And then along came blogs. Look at me Mom, I’m a columnist! I’ve got a byline.

In any case, the chill in enthusiasm for journalism in young people may be the shift away from the idealism brought on by Woodward’s book and the movie. (Who wouldn’t want to have a shadowy Hal Holdbrook as a source? Sorry Mr. Felt, you’re no Hal Holdbrook.) That and the right wing campaign to paint anything in the MSM that doesn’t agree with them as liberal bias may have had an impact in young people’s mines. You know, if you are far enough to the right, the center looks liberal to you; objectivity is seen as bias; the truth as a smear.

One day, people are going to wake up and realize they are being lied to by right wing extremist and for selfish reasons -- not all the people but enough of the people.

Jay, as your post argues, there is much that is wrong with journalism. However, it is nothing so noble as partisan politics. The competition for the news consumer and personal ambition can and has lead to many failures in professionalism which, as part of the terrain, are aired in public for all to see. This washing and exposure of dirty laundry may give journalism the appearance of the same taint as business had in the 1960’s when the capitalist dream appeared more like some gross exploitation instead of recognizing the latest disclosures as the shake out of bad journalism.

To me, the worse offence is the use of unnamed sources. I was taught that no bit of information should be used that is not attributed to some source. In Washington, this is especially ignored -- which is in violation of a journalistic rule since the most important newsbyte in a story like this is why the bit of information was leaked. I can understand why it’s published. A juicy bit of un-attributed news that would move the story onto the front page, above the fold, or lead off the broadcast is hard to resist. Reporters will always maximize their position; it is the duty of editors to see that first draft of history is accurate and in context as much as possible.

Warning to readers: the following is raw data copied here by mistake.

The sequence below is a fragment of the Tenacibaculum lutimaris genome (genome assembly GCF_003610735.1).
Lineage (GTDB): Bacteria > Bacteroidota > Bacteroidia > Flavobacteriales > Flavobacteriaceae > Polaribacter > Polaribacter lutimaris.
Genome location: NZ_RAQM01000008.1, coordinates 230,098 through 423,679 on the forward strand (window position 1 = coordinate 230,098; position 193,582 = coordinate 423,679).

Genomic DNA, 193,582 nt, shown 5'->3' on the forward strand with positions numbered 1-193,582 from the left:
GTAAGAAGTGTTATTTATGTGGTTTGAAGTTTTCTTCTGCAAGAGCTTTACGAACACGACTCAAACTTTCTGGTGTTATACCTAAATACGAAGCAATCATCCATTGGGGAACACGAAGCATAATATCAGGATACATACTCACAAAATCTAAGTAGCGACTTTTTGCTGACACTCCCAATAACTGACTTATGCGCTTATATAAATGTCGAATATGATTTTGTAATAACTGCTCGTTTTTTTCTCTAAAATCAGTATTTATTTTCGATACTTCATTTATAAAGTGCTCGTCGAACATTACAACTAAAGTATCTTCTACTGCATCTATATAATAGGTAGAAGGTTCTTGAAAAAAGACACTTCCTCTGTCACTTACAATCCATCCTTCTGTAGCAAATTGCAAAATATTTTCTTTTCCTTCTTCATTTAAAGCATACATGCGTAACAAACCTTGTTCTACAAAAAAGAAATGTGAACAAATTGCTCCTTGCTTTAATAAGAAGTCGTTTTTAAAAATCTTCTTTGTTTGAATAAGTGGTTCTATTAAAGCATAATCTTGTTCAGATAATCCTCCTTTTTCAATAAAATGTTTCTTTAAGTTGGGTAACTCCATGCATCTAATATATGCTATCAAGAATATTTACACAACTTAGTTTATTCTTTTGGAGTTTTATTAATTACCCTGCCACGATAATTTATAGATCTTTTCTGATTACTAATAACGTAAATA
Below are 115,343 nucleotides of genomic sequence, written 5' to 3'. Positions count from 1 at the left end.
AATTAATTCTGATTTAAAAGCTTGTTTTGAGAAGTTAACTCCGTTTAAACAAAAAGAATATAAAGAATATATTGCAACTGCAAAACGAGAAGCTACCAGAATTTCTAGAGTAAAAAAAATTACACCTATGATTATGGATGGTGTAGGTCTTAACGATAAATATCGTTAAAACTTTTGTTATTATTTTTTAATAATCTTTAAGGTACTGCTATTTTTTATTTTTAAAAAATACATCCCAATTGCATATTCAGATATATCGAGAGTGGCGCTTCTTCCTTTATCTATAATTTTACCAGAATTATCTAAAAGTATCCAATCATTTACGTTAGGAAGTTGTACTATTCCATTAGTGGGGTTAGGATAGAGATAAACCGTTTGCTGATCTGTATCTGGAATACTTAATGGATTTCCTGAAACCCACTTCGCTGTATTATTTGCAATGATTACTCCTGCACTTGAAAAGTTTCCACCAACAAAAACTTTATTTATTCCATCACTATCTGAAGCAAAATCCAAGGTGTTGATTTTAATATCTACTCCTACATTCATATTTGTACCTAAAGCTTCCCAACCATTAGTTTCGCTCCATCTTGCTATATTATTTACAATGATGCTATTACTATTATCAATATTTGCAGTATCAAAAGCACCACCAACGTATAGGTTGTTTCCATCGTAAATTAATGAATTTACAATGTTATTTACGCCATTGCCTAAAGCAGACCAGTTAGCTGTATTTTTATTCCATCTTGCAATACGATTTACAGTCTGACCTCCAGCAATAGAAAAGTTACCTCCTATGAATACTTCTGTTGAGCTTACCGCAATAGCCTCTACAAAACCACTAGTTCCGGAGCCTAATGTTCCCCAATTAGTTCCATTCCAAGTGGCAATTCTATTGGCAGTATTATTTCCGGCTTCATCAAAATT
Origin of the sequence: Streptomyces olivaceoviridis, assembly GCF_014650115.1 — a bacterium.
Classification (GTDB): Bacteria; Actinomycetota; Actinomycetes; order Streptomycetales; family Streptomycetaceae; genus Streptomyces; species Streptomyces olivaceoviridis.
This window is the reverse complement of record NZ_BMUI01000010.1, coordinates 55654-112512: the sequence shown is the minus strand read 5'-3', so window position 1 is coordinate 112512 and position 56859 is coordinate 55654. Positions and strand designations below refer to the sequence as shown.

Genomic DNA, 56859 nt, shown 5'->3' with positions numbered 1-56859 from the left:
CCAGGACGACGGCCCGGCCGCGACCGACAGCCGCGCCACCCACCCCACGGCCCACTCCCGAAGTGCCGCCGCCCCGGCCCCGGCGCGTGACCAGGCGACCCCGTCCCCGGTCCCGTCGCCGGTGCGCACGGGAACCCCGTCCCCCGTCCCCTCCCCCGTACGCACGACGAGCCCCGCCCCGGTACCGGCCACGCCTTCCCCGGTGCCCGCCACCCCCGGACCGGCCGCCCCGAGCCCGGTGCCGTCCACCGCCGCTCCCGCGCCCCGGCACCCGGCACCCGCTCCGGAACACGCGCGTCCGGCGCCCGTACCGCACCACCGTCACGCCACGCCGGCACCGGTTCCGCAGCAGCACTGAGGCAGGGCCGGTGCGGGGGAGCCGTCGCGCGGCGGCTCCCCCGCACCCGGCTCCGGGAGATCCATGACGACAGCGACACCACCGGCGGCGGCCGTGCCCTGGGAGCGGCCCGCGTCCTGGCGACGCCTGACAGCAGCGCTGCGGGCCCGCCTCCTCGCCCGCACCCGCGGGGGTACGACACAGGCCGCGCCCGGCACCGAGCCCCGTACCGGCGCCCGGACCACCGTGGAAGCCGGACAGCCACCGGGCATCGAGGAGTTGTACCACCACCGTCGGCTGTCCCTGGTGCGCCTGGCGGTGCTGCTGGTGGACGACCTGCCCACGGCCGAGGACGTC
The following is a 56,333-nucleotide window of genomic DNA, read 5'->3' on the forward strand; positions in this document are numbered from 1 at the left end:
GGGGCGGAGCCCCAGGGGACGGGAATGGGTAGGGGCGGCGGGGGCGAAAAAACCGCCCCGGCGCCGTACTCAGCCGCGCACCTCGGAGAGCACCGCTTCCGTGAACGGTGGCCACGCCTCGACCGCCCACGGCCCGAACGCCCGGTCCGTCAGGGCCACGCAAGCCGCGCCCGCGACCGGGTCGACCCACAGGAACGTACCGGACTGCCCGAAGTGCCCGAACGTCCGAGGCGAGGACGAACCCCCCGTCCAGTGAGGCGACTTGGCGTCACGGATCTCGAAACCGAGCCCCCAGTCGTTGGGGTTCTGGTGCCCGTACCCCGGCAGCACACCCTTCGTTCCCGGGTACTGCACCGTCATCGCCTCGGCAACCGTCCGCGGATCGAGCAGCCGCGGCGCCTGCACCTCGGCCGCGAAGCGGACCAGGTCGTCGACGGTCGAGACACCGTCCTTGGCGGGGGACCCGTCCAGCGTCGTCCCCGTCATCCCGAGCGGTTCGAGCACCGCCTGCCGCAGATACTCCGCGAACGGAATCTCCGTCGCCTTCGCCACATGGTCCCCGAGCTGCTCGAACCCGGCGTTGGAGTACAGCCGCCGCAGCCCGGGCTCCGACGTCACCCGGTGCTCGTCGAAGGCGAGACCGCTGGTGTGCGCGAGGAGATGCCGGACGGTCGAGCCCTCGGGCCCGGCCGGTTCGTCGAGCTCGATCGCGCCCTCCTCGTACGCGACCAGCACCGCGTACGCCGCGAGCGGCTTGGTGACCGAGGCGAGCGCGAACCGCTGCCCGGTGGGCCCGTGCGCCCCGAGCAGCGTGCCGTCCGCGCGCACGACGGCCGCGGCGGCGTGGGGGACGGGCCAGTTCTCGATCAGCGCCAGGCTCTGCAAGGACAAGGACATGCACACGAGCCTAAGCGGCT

And who comes to the rescue to see that what is taught in schools, bragged about at seminars and ensconced in pundits is actually fulfilled: blogs. Blogs may be the savior of journalism more than any letters to the editor, ombudsmen or previous forms of feedback such as tar and feathers could ever hope to be.

By the way, have you thought about other disciplines and the dislocation between what is taught and what is practice? The medical field? Law enforcement? Political Science? Are journalists better or worse than these in practicing what they were preached? Context anyone?

Sunday, August 14, 2005

Good evening Mr. and Mrs America and all ships at sea

Sorry I havn’t been holding up the duties of even a weekend blogger. Events have kept me off line. During the week, I usually comment on other usually A list blogs. But I do try to post at least once a week here. Sort of clear my thoughts or regurgitate what I’ve digested over the week.

I will not be posting any more blogs on TPMCafe. I don’t get read much here; I get read even less there – at least in the blogs. The comments do OK.

I sometime put a link back to specific post on my blog and then look at the site meter to see if any get a hit. When I posted this with link back to my site , I got no hits. None.

When I left a site in one of my comments on the Curse of the Second Term, I got 22 hits. It would seem you get a better response to comments by the A list bloggers than to posting at the TPMCafe myself. Also, since I’ve been spending an excessive amount of time there than elsewhere, I getting less traffic. So, need to move around even more.

I could blog from work but I fear that I would suffer the fate of others who have been caught doing the same. They could probably do the same for my commenting, but I’ll take that chance. I comment under my Scout29c handle. Here’s the latest from Yahoo and in Google.

I hope to blog more after I retire. I’ve come to love the blogoshpere. I’m getting to pratice the journalist I was taught. Blogs are the best thing to happen to journalism since the First Amendment. Hopefully, more about that later. See you the funnies.